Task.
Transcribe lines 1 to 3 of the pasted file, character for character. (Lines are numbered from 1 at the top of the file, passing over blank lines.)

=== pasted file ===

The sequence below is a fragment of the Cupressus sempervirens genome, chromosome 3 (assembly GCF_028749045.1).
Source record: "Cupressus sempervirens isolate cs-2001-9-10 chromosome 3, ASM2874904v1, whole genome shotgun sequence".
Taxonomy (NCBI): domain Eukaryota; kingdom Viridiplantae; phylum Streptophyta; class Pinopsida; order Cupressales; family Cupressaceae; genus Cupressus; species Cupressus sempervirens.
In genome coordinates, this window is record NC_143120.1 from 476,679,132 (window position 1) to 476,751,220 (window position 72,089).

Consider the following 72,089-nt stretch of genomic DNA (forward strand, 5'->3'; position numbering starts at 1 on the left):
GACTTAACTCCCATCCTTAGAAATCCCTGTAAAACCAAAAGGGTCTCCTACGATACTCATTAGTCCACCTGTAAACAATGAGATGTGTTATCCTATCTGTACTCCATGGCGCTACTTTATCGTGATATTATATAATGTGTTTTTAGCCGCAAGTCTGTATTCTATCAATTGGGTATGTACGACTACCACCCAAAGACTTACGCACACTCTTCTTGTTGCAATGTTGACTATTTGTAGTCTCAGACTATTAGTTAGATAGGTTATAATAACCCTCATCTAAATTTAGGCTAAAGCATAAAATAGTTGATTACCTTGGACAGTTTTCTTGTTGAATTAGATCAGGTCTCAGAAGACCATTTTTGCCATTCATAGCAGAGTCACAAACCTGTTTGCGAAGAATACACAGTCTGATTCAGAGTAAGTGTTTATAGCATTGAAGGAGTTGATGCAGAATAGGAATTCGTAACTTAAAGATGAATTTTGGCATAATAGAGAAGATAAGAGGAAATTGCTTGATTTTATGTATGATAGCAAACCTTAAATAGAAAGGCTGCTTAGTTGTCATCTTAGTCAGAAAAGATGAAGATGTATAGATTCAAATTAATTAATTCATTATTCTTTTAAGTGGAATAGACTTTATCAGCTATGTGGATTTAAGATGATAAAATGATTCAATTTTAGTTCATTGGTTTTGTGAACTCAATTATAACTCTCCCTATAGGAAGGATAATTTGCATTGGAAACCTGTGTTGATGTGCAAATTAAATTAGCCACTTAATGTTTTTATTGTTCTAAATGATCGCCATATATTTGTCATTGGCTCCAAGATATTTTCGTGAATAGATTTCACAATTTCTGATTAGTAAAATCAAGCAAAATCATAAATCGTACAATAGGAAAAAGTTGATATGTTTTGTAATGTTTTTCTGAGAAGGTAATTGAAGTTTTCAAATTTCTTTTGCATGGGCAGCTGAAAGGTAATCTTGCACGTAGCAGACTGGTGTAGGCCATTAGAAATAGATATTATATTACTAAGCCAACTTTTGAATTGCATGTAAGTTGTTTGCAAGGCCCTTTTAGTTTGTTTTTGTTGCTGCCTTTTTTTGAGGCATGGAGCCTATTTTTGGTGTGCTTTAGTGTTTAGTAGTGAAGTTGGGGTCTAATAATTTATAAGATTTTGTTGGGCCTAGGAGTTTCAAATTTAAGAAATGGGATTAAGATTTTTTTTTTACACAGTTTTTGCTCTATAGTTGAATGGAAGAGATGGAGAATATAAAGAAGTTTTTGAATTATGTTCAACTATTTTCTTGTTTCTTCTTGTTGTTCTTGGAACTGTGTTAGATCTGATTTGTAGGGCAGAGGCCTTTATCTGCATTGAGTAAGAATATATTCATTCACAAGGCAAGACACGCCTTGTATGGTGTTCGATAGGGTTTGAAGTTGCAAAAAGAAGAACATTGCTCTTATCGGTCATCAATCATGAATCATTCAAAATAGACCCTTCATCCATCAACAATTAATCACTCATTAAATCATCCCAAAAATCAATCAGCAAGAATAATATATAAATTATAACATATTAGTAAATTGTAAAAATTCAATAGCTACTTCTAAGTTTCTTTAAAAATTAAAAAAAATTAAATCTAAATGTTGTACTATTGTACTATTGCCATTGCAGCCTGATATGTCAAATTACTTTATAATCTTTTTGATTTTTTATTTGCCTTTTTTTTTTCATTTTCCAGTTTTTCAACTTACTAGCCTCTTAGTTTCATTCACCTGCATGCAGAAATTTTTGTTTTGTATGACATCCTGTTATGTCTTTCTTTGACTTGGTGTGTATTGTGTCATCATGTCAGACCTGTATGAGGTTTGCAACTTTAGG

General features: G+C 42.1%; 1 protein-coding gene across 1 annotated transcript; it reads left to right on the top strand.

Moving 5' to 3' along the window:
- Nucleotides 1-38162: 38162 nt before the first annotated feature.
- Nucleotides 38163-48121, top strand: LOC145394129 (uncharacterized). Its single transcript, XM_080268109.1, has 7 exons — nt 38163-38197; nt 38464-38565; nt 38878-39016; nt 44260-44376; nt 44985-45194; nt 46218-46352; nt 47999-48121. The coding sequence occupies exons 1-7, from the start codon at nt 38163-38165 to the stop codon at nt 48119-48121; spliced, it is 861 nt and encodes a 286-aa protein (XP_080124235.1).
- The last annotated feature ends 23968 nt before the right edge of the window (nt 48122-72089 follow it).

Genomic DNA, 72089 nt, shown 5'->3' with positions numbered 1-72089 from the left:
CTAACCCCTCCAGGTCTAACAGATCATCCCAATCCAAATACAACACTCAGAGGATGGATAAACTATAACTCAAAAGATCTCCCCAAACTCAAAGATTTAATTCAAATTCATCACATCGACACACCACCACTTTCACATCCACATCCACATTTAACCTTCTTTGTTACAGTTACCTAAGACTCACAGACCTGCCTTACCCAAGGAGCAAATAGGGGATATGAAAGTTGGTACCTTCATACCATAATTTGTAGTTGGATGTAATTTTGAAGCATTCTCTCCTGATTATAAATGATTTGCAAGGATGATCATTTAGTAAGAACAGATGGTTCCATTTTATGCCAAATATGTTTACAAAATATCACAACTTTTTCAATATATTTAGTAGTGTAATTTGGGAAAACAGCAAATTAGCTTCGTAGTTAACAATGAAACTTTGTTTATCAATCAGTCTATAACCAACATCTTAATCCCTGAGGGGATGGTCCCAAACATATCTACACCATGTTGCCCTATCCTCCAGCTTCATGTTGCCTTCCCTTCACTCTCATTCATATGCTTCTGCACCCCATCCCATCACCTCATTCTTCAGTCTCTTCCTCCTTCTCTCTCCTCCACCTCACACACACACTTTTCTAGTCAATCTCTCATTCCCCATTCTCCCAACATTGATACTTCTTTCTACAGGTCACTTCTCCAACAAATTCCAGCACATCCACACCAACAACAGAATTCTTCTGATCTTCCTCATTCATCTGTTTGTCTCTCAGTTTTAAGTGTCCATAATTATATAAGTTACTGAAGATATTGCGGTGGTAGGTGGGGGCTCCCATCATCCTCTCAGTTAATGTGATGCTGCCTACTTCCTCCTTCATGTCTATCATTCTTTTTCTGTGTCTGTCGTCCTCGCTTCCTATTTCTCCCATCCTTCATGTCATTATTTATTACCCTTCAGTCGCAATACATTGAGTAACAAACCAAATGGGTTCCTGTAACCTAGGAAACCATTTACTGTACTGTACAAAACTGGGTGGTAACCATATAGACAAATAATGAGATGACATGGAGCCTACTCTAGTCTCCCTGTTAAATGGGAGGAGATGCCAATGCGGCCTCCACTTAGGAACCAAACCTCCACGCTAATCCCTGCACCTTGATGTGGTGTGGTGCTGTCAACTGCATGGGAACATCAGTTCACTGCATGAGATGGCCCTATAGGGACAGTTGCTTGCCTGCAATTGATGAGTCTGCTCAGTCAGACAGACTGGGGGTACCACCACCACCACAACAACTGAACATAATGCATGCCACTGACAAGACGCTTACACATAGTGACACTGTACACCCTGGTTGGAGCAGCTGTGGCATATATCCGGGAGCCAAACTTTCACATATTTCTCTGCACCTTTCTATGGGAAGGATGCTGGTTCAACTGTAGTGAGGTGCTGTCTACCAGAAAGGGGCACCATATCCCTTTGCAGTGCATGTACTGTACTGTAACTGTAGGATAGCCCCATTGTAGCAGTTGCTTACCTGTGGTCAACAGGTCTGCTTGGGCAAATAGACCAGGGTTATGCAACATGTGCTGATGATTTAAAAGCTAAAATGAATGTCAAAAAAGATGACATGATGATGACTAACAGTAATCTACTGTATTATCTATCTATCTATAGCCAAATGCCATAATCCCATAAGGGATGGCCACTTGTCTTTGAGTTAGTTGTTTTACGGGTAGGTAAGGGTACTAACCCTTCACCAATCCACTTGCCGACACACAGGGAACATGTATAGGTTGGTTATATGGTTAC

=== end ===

The sequence below is a fragment of the Cupressus sempervirens genome, chromosome 3 (assembly GCF_028749045.1).
Source record: "Cupressus sempervirens isolate cs-2001-9-10 chromosome 3, ASM2874904v1, whole genome shotgun sequence".
Taxonomy (NCBI): domain Eukaryota; kingdom Viridiplantae; phylum Streptophyta; class Pinopsida; order Cupressales; family Cupressaceae; genus Cupressus; species Cupressus sempervirens.